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An Interview with Matthew Olzmann

Interview conducted by Justin Bigos 

Justin Bigos: First, congratulations on winning the Kundiman Poetry Prize for your book, Mezzanines, which will be published by Alice James Books in April 2013.  I’ve been admiring how the book, and each poem in it, carries a very palpable existential weight, but usually with a light touch.  The voice can be very funny, often conversational, and it never takes itself too seriously.  It’s a very likeable voice, and I don’t think that’s so common in contemporary American poetry.  And so I’ll begin by asking how important it is to you – as both a reader and writer – to feel that the voice on the page is a likeable, regular person, someone you might get some beers with, maybe talk some hockey, maybe some astronomy?

Matthew Olzmann:  Thanks, Justin.  As a reader of poems, I’m actually drawn to a number of types of voices, and those voices don’t necessarily have to sound like or represent likeable people.   They can do that—and that’s certainly appealing to me—but they can also be confrontational, cynical, or even evil.   They don’t have to be regular people either.  In fact, sometimes I turn to poems as a way of leaving the regular behind. In those instances, I might prefer to hear the voice of God in a poem, or the voice of a dinosaur, rather than my next-door neighbor.  So instead of saying that it’s important for the voice on the page to be a likeable, regular person, I’d like to say that it’s important for the voice on the page simply to be considerate of the reader.  And all I mean by that is that the poet is using the voice of the speaker—regardless of the speaker’s particular persona or tone—to make some kind of connection with the reader.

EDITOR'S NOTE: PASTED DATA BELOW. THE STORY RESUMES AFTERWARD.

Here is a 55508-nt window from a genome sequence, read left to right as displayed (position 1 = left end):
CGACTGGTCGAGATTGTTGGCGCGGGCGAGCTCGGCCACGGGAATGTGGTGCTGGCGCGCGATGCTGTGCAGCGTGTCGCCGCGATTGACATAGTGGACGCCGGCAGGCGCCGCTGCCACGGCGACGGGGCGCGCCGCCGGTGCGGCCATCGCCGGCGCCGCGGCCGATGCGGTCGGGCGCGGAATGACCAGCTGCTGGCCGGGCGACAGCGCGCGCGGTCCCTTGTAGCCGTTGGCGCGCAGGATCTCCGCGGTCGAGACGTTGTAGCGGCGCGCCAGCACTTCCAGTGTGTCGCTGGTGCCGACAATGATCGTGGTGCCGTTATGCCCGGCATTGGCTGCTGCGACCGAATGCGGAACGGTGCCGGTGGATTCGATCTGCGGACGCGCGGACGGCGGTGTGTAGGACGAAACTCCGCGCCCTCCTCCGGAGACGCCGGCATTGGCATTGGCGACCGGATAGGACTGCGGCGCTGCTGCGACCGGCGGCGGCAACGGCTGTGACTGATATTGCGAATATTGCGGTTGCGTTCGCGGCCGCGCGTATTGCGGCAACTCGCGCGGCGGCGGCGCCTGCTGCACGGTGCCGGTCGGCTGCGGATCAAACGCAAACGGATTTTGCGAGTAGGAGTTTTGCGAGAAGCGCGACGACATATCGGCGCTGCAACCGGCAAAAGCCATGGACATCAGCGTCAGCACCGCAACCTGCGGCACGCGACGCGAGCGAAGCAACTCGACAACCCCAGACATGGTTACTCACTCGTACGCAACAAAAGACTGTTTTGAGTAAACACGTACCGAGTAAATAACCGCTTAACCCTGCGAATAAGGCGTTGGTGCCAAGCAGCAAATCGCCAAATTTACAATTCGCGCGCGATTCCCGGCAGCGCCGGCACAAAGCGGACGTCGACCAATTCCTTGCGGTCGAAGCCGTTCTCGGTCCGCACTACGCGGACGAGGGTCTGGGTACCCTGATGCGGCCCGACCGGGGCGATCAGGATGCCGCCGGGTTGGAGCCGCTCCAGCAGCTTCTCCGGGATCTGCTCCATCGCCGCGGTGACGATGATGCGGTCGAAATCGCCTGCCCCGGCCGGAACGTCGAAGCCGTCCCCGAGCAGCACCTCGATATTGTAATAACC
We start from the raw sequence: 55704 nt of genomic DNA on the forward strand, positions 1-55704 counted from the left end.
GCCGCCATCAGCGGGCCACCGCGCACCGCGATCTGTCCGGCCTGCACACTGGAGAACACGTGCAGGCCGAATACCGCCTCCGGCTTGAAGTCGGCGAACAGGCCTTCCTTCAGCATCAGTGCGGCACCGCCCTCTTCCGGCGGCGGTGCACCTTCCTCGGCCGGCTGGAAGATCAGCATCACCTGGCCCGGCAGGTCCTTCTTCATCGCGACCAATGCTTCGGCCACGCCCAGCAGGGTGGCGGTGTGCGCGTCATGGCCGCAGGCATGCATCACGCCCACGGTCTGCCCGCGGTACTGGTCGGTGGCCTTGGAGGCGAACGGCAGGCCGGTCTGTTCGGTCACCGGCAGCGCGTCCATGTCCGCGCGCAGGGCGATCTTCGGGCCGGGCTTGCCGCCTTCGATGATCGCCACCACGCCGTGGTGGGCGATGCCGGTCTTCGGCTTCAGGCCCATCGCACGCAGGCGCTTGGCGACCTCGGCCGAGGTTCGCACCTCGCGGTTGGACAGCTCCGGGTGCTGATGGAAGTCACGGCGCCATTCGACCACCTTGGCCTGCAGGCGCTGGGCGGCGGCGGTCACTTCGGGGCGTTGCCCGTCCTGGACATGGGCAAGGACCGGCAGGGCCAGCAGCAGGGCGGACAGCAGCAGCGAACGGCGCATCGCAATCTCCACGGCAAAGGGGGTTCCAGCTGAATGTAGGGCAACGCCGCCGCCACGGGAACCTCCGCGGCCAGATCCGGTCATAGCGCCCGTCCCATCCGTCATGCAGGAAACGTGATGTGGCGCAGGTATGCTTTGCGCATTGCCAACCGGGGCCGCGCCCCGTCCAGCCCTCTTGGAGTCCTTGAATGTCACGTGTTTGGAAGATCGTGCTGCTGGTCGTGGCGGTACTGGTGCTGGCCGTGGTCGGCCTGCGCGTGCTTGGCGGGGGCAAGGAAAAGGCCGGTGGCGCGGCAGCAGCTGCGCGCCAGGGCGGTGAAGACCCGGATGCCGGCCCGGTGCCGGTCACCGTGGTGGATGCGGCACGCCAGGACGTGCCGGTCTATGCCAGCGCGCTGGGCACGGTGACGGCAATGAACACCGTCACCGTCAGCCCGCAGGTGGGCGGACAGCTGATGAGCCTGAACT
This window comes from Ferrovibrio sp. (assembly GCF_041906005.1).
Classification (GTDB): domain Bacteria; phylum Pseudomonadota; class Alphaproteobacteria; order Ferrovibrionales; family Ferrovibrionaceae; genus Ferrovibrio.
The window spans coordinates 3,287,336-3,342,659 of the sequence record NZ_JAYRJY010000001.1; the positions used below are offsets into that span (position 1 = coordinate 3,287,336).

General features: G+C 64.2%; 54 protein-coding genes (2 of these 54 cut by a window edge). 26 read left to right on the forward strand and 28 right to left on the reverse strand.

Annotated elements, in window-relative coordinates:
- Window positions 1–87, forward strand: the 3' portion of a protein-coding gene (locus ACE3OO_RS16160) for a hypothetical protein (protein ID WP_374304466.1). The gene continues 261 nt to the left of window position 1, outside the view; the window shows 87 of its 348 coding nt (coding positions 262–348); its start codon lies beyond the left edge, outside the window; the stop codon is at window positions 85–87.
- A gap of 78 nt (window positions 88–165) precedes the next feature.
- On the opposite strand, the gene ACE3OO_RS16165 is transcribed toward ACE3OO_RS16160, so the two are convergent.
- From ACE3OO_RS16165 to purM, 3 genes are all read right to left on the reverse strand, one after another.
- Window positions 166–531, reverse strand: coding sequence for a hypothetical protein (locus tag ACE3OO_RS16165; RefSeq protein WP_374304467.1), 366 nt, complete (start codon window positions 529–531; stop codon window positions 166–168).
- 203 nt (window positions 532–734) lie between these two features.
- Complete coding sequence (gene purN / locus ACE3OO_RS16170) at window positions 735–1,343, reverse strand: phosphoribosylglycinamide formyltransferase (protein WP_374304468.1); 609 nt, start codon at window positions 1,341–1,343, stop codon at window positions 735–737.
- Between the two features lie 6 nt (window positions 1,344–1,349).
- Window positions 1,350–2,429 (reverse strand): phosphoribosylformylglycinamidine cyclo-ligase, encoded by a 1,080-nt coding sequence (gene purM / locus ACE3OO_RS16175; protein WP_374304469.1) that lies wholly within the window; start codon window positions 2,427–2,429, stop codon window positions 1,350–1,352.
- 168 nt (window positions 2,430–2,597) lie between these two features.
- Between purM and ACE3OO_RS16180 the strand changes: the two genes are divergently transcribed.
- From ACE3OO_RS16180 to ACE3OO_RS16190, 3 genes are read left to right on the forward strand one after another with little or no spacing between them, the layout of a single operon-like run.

JB:  Your poems thrive in part on a speaker’s eye that watches a world transform, and the watching—as voiced through poetry—becomes a creative act.  In your poem “Revisions,” the transformation seems necessary for survival; anguish is turned into beauty.  A tumor becomes a “cream-colored trumpet lily,” “broken dinner plates, pieces of pearl./ The ringing phone at midnight, the voice of a lark/ building a nest by your window.”  I’m building up to a big question here: Can art save us?  Gilbert Sorrentino would say no.  Gregory Orr would say yes.  I’m on the fence, and I’m wondering what you have to say.

MO:   Can art save us? It depends on the word “us.” If I’m talking about myself, then my answer would be an emphatic “I hope so.” Certainly, it’s given me a better life than I would have had otherwise.   But if we’re talking about individual artists in general, then my answer is probably not.  It’s impossible to ignore the massive amount of artists who are not “saved” by art, who are marginalized, or feel alienated and are living (or already lived) quick, tragic lives.  Maybe art enhances our lives, but I’ve known too many artists to think of “salvation” as a simple achievement.

However, if the “us” in that question is society as a whole, then the answer is more complicated.  Graham Hough’s book, An Essay on Criticism, has a passage that I keep returning to.  He says:

The moral experience of the individual is confined by his personal circumstances, his time, his nationality, his class.  He can extend it, in a theoretical and abstract fashion, by a number of studies—history, anthropology, philosophy.  But through literature he can in some degree actually experience, by imaginative identification, other modes of being.

I’m fascinated by this idea that literature helps us to transcend the narrowness of our ow